By: Barbara Hodal, DC
Organic products are sweeping the nation, and we're not just talking food.
Hardly alone in making this lifestyle change, I notice more people have gotten used to the organic food movement, seeing how it makes sense to watch what we put in our bodies, but what about on them? Allowing only the most natural of fibers to surround us is a conscious decision rapidly becoming the norm for many families.
It's not only about the health of it, it's also the comfort factor. Think about it, close your eyes and feel it, to be wrapped in soft, silky organic cottons. Being compromised and weakened by chemicals used in growing and processing, conventional can not match the quality, softness or benefits of organic.
Organic means growing fibers "naturally" in fields without synthetic chemicals, for at least three years. Third-party certification organizations verify that organic producers use only methods and materials allowed in organic production.
Knowing our skin is the largest organ of our body, providing a huge absorption area, we may want to take another look at alternatives to conventional. Toxins used to grow, process and dye fabric are absorbed through the skin, breathed in and in the case of little ones, ingested when a baby chews on their clothing. Something to think about considering we sleep about eight hours a day in chemically laden sheets.
Astonishing statistics on the detrimental health effects of chemicals, especially where children are concerned, are cropping up everywhere. When your realize that conventional cotton uses approximately 25% of the world's insecticides and more than 10% of the pesticides (including herbicides, insecticides, and defoliants.), you may start to pay attention.
The USDA reports that eighty-four million pounds of pesticides were sprayed on the 14.4 million acres of conventional cotton grown in the U.S. in 2000 (5.85 pounds/ acre), ranking cotton second behind corn in total amount of pesticides sprayed. Synthetic fertilizers applied to conventional cotton the same year, were over 2.03 billion pounds (142 pounds/acre), making cotton the fourth most heavily fertilized crop behind corn, winter wheat, and soybeans. It takes roughly one-third of a pound of chemicals (pesticides and fertilizers) to grow enough cotton for just one T-shirt!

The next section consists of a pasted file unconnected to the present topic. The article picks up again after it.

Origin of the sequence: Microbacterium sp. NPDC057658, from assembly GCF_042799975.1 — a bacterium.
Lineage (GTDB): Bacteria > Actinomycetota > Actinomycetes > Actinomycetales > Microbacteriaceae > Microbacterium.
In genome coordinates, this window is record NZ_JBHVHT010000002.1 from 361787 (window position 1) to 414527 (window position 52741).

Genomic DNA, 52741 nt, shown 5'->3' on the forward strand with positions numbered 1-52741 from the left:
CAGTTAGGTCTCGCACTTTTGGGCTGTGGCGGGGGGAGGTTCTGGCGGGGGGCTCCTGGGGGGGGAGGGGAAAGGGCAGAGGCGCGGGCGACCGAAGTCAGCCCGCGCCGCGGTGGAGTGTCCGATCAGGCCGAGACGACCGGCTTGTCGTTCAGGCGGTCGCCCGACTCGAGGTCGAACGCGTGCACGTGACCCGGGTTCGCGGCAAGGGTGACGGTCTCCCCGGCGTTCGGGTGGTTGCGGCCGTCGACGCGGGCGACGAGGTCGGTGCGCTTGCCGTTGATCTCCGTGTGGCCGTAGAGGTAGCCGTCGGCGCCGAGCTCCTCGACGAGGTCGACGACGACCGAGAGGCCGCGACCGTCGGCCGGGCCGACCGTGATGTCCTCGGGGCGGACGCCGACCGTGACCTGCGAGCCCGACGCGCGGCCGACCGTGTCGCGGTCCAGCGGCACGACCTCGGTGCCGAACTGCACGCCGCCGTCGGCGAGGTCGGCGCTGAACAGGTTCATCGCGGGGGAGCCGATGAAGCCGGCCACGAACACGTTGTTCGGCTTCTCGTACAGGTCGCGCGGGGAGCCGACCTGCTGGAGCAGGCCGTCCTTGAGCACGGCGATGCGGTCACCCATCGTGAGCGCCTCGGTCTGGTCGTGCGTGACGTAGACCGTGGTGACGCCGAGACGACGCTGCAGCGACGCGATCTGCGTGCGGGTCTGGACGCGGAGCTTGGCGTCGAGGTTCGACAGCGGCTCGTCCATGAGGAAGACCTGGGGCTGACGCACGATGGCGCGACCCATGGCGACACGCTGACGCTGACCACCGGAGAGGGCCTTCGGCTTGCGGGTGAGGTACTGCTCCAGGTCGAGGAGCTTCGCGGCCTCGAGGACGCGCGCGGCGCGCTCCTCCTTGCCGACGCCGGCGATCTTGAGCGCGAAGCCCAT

To bring it all home, the Environmental Protection Agency considers seven of the top 15 pesticides used on cotton in 2000 in the United States as "possible," "likely," "probable," or "known" human carcinogens (acephate, dichloropropene, diuron, fluometuron, pendimethalin, tribufos, and trifluralin). So much for cotton being the fabric of our lives.
Before you invest your time and money in choosing the clothing and bedding to surround yourself and your children, consider organic. Although, organic clothes and bedding used to cost twice as much as conventional, over the past few years that has come down to about 25 percent. Since going organic is gaining in popularity, product sales continue to grow to the tune of about 40 percent per year. This means the relative cost will continue to decrease, a huge consumer benefit.
A win - win situation arises as we choose to support the organic farmer and the industry as a whole. You don't need to jump in with both feet. Just by making the choice to start introducing organic to your family will, in the long run, give us better health, a less contaminated Earth and more affordable products.
About The Author
Dr. Barbara Hodal is a chiropractor and owner of Crystal Baby Organics, an on line baby store offering organic cotton and wool clothing, bedding and gifts. Visit www.crystalbabyorganics.com